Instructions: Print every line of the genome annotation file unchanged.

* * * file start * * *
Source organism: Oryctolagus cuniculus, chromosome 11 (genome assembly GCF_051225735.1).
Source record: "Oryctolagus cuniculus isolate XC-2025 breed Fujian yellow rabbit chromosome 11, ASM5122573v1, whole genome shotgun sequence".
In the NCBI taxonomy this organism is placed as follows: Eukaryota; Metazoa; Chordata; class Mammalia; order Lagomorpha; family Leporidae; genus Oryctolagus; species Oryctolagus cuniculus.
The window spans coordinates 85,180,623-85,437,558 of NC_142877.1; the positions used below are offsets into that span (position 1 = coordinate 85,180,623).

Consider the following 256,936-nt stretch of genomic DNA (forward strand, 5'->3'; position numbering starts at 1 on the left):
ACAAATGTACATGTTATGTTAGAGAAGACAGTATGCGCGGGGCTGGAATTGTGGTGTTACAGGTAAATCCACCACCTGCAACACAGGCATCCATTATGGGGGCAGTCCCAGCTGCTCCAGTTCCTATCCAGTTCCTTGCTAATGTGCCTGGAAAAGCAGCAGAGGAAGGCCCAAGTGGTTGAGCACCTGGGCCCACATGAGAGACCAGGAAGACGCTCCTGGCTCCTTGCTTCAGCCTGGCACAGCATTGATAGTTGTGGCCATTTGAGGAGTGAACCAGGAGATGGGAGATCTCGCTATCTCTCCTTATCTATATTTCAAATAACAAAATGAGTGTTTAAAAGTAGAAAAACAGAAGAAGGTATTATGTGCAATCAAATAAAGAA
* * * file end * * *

Source organism: Oryctolagus cuniculus, chromosome 11 (genome assembly GCF_051225735.1).
Source record: "Oryctolagus cuniculus isolate XC-2025 breed Fujian yellow rabbit chromosome 11, ASM5122573v1, whole genome shotgun sequence".
In the NCBI taxonomy this organism is placed as follows: Eukaryota; Metazoa; Chordata; class Mammalia; order Lagomorpha; family Leporidae; genus Oryctolagus; species Oryctolagus cuniculus.
The window spans coordinates 85,180,623-85,437,558 of NC_142877.1; the positions used below are offsets into that span (position 1 = coordinate 85,180,623).

Consider the following 256,936-nt stretch of genomic DNA (forward strand, 5'->3'; position numbering starts at 1 on the left):
ACAAATGTACATGTTATGTTAGAGAAGACAGTATGCGCGGGGCTGGAATTGTGGTGTTACAGGTAAATCCACCACCTGCAACACAGGCATCCATTATGGGGGCAGTCCCAGCTGCTCCAGTTCCTATCCAGTTCCTTGCTAATGTGCCTGGAAAAGCAGCAGAGGAAGGCCCAAGTGGTTGAGCACCTGGGCCCACATGAGAGACCAGGAAGACGCTCCTGGCTCCTTGCTTCAGCCTGGCACAGCATTGATAGTTGTGGCCATTTGAGGAGTGAACCAGGAGATGGGAGATCTCGCTATCTCTCCTTATCTATATTTCAAATAACAAAATGAGTGTTTAAAAGTAGAAAAACAGAAGAAGGTATTATGTGCAATCAAATAAAGAA